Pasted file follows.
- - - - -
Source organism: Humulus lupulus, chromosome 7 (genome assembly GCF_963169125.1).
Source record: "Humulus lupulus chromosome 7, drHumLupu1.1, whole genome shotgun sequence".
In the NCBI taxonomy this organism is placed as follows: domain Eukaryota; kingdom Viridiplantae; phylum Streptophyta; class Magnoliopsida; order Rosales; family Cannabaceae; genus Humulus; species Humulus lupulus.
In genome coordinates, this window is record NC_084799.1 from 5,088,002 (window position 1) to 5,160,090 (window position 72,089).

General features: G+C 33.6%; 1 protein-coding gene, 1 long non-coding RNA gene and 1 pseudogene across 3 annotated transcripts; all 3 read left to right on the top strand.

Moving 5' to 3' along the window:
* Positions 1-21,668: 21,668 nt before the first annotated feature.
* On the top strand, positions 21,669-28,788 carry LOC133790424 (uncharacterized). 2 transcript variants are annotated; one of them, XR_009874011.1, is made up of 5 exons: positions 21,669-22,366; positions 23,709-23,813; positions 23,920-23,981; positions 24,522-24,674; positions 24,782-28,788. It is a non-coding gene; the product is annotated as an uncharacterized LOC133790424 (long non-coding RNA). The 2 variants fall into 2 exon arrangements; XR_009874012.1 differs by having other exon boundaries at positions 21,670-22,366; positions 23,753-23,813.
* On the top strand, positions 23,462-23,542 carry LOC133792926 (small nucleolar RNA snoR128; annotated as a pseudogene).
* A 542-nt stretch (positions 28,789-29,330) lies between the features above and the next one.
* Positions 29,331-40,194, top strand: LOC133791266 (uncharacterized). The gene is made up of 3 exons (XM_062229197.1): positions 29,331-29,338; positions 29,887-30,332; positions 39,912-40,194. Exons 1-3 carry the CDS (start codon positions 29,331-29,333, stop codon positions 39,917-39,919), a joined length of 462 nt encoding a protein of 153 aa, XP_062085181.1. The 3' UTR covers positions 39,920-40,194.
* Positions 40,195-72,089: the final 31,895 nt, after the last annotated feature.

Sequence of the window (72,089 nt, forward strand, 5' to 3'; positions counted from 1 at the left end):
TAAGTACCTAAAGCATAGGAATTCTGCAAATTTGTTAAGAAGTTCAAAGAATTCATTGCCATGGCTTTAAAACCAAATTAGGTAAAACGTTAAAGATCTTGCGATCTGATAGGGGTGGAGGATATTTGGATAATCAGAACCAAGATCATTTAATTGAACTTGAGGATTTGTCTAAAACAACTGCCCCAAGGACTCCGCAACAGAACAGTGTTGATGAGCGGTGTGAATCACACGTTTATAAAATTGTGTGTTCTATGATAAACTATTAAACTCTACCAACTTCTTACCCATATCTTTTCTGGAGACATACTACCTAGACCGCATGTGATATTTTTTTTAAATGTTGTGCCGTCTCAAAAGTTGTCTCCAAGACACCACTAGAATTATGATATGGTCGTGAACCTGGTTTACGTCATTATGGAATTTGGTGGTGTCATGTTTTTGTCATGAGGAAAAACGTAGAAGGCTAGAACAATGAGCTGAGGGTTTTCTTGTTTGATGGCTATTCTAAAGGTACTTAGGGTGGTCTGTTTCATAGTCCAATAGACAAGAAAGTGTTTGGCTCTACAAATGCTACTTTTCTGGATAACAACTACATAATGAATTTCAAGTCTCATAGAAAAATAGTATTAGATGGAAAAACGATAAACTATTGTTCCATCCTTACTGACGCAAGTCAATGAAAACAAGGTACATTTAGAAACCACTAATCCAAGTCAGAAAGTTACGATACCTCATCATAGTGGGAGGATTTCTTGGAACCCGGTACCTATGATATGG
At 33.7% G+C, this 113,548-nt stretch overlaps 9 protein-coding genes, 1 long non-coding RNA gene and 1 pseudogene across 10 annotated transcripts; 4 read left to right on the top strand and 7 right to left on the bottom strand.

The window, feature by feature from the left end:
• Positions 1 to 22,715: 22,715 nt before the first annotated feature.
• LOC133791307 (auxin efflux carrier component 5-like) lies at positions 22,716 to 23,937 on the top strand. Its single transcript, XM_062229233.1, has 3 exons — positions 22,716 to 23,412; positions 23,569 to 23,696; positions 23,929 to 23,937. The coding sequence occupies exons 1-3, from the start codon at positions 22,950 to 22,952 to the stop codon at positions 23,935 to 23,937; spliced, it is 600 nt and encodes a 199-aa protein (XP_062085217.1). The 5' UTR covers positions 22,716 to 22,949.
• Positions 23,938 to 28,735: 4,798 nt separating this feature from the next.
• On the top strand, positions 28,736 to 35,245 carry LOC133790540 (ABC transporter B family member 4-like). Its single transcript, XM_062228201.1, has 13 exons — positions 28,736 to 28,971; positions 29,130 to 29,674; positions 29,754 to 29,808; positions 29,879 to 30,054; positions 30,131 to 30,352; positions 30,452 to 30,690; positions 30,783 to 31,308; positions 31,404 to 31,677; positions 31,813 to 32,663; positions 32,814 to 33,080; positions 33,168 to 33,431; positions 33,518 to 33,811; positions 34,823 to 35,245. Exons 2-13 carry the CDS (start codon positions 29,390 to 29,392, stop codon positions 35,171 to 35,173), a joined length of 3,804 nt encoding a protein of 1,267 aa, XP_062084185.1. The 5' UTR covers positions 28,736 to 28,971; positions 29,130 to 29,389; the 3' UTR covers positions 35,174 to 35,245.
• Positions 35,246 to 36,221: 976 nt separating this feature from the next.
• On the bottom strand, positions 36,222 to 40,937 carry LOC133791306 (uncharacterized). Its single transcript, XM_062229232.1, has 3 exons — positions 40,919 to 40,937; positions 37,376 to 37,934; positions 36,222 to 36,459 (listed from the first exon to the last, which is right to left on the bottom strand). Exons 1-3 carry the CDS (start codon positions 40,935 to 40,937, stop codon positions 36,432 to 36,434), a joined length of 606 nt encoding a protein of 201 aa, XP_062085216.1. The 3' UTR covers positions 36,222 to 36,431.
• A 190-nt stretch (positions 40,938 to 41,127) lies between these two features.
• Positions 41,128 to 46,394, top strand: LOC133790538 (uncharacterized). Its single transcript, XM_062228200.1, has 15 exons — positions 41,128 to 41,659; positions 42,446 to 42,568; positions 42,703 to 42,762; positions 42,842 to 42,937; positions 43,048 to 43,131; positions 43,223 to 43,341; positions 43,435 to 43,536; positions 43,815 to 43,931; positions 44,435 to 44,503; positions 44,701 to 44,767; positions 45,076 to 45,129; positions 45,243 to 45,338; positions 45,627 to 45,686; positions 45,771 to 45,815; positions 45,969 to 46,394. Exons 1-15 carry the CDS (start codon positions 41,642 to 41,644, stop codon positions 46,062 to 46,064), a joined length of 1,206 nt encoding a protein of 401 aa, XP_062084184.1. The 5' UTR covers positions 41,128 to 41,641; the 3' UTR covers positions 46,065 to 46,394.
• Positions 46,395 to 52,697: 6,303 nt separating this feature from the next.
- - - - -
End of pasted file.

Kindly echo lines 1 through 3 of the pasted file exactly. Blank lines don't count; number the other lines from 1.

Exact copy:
Source organism: Humulus lupulus, chromosome 7 (genome assembly GCF_963169125.1).
Source record: "Humulus lupulus chromosome 7, drHumLupu1.1, whole genome shotgun sequence".
In the NCBI taxonomy this organism is placed as follows: domain Eukaryota; kingdom Viridiplantae; phylum Streptophyta; class Magnoliopsida; order Rosales; family Cannabaceae; genus Humulus; species Humulus lupulus.